Stressed teachers are not effective teachers. It’s true in any industry, but perhaps the most in these people who are responsible for the education and molding of unpredictable children and their equally unpredictable parents.

“It’s concerning,” said Elizabeth Steiner, a policy researcher at RAND Corporation, an objective research service. “People who are experiencing symptoms of depression and burnout can be less engaged in their work, they may be absent more often.”

RAND surveyed 1,000 teachers in the United States and 1,075 randomly selected adults at the end of 2020. The research firm was looking for results that addressed four research questions:

  • What is the state of teacher well-being during the pandemic?
  • What job-related stressors have teachers faced during the pandemic, and how do those correlate with well-being?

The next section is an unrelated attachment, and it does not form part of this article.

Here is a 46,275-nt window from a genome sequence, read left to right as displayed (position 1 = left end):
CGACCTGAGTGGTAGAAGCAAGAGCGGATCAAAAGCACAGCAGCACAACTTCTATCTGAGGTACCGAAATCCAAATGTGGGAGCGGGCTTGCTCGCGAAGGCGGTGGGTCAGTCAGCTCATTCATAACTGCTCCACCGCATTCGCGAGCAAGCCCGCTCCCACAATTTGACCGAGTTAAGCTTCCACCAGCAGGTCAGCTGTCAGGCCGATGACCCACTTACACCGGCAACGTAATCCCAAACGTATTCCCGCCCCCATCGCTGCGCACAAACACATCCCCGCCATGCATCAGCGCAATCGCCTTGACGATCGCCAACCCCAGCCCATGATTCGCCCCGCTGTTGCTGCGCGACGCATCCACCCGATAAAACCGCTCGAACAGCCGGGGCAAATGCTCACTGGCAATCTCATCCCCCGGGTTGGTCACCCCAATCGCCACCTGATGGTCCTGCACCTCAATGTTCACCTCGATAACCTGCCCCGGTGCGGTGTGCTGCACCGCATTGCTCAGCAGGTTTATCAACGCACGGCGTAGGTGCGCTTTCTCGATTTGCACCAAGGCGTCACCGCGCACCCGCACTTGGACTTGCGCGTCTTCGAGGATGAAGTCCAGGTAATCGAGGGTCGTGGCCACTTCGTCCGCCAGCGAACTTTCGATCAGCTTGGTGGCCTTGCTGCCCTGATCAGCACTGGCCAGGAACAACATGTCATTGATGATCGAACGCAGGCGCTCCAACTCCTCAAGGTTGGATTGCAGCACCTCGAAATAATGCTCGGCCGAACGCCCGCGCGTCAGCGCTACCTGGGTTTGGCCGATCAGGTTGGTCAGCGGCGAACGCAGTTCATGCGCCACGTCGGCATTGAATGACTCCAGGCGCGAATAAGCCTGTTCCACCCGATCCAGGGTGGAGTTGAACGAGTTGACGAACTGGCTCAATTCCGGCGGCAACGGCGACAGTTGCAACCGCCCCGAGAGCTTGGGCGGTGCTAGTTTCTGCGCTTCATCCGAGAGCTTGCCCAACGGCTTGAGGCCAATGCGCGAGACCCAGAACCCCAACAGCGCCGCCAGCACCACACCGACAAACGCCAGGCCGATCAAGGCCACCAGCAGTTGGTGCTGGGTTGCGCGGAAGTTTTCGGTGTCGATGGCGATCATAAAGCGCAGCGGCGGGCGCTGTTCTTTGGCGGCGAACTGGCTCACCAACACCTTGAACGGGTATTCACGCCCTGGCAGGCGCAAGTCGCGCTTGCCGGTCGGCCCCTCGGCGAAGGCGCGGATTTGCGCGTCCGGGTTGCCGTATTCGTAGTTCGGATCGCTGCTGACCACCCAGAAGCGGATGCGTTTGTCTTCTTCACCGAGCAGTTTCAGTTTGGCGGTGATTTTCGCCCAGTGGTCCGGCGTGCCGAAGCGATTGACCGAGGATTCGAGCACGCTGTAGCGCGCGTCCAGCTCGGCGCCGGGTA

• How do teachers’ reports of well-being and intentions to leave their job compare with those of the general public?
  • How do the job-related stressors faced by teachers who were considering leaving their jobs because of the pandemic differ from teachers who were likely to leave before the pandemic and teachers who were unlikely to leave?

Their results indicated that even before the pandemic, teaching was a stressful job, which is hopefully obvious. But the pandemic has worsened virtually all of the stressful aspects of the job.

Frequent job-related stress was reported by 78 percent of teachers surveyed, and 20 percent said it was greater than their ability to tolerate. Over a quarter of teachers reported symptoms of depression, and half described their condition as “burned out.” One in four respondents to the survey said they might leave teaching after the end of the 2020-21 school year. (Sixteen percent of teachers quit each year under normal circumstances, either to change schools or leave the field).

Stressed teachers, teachers who are burned out by being ground between a challenging job and an unsupportive environment, are a very real problem. Teaching requires engagement and energy, and maintaining both of those clearly requires more support than our teachers are getting.

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